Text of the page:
In the January 2014 issue of the Which? magazine, we read that none of the six major electrical retailers investigated had much of a clue about consumers’ rights regarding faulty goods. Even John Lewis performed very poorly. That investigation used a bunch of actors rather than real people with real problems. It would be great if that could be repeated using Which? members with genuine problems and the cases pursued until justice has been done, as in the case of Vicky’s claim in this Conversation.

Member

It is good to hear that the Sales of Goods Act is used successfuly. Surprising it hasn’t been used more in the csase of Xperia phones – on the same basis as the glasses (the supplier must prove a defect was not there).

Member

I would particularly like to see evidence of successful claims relating to lack of durability, and I know you and Dieseltaylor are very interested in this issue. We have discussed washing machines at great length on other Conversations, and it would be good to read about successful claims after the warranty period has expired.

There are plenty of examples of screens cracking on Sony Xperia phones. Likewise with Amazon Kindles. One problem with mobile devices, especially phones, is that they are often handled fairly roughly, so it is necessary to distinguish between fair wear & tear and abuse. Many phone users have a self-adhesive film over the screen and others have no protection whatsoever. Manufacturers seem to condone this by not supplying proper protective cases incorporating a screen cover, though these are widely available. I believe that in these circumstances the manufacturers should be designing their phones to cope with a certain amount of abuse.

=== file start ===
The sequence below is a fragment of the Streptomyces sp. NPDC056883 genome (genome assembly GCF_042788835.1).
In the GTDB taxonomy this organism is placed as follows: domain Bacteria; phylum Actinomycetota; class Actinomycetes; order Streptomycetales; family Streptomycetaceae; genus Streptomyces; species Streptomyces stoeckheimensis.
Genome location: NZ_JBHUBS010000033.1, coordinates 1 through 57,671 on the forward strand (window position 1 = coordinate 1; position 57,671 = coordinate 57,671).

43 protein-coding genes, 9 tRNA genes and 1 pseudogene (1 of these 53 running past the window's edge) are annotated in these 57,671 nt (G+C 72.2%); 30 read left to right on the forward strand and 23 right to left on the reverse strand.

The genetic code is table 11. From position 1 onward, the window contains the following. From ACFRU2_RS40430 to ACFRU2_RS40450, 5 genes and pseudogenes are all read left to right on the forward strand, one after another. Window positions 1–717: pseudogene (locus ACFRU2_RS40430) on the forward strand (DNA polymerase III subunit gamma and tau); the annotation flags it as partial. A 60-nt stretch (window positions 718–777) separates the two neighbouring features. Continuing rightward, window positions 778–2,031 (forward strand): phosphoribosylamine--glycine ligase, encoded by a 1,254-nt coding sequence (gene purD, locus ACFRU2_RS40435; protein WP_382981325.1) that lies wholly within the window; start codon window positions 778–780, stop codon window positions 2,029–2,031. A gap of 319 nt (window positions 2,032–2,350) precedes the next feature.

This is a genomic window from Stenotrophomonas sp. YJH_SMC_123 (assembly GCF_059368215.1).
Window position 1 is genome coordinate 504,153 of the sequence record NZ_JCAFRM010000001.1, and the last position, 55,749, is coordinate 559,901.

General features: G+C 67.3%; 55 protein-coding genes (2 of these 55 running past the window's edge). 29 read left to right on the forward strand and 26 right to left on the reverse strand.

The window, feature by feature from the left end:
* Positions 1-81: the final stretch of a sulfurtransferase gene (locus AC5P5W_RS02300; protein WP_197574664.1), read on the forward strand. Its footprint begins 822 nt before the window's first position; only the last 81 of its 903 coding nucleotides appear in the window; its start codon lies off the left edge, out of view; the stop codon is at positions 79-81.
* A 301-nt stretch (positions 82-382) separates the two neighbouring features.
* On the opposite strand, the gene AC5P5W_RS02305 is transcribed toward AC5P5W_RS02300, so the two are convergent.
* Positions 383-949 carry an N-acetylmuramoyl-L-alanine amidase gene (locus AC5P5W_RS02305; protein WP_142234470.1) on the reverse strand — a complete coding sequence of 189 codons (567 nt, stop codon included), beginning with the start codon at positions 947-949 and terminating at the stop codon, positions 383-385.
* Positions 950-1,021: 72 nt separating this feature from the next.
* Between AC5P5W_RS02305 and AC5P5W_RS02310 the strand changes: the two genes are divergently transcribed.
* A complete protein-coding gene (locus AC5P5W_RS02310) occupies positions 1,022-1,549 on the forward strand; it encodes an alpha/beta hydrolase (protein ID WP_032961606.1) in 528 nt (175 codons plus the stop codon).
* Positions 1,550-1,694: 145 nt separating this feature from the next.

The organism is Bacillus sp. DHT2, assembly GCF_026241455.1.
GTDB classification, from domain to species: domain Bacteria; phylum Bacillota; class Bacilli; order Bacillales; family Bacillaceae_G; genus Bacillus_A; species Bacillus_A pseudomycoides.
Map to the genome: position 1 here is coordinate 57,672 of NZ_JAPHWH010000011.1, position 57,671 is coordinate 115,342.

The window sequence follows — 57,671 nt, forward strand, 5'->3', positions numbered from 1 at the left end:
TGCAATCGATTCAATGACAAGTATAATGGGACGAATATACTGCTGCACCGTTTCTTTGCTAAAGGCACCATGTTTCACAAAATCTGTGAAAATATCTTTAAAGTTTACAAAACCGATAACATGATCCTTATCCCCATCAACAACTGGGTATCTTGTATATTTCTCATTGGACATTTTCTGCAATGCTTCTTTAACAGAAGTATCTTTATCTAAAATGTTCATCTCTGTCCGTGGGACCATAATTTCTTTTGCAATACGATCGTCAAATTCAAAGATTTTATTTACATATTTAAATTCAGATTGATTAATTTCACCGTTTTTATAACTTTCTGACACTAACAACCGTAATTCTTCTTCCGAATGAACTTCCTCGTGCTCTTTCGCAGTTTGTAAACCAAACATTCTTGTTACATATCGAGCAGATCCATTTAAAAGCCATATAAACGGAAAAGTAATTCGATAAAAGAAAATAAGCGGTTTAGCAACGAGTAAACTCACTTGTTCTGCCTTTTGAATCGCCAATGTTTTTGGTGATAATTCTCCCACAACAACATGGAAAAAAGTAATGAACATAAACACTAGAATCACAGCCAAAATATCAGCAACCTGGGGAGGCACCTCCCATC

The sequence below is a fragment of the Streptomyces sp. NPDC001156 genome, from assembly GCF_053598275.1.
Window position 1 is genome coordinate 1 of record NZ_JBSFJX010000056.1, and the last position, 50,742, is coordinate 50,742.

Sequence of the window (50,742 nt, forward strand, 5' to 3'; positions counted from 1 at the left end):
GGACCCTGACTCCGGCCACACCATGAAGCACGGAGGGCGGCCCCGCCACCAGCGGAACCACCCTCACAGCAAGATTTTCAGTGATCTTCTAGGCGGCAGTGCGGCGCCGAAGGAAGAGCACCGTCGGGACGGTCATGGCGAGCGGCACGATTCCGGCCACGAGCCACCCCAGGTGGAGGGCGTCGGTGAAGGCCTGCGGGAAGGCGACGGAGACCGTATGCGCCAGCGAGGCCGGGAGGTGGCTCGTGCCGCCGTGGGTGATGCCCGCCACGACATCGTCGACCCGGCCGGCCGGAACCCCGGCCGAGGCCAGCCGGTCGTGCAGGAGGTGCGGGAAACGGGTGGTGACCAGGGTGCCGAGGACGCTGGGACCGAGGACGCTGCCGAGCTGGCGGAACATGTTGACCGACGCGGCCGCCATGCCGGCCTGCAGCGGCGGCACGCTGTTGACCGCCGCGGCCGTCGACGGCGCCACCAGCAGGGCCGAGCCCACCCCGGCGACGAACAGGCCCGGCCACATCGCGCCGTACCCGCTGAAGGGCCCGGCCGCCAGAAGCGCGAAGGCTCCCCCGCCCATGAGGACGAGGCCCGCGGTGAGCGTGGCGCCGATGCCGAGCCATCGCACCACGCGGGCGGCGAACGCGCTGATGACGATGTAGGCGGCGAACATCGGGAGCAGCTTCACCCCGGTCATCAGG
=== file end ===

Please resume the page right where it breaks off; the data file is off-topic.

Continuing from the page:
On the other hand, it should be very easy to test the hypothesis that Xperia phone screens are cracking due to heat generated in use or during charging, since the uncertainly of abuse is removed. It would be a quick win for Which? if it could be shown that heat generated in normal use could crack these phone screens.

Member

We’re on it Malcolm and Wavechange 🙂 Fingers crossed.

Member

Thanks Patrick. I hope you can come to a definite conclusion – one way or other.

Member

Surprised at Boots. Would have thought that such a company wouldn’t make it so difficult. No wonder people give up complaining. It is a classic fob off about warranties. I never purchase them and advise other people not to do so. The Sale and Supply of Goods Act 1994 and Supply of Goods and Services Act 1982 cover us well. Just needs people to know what their rights are and then keep asserting them where necessary!

Member

Why are advertising rules so different to the Sale of Goods Act?

It’s okay for shops to advertise things without mentioning what they’re really made of, and that they’ll rust within a few months of buying them. Yet the Sale of Goods Act says they’re not of satisfactory quality and you can get a refund.

How can they be so different?

Member

The Consumer Protection from Unfair Trading Regulations 2008 covers misleading practices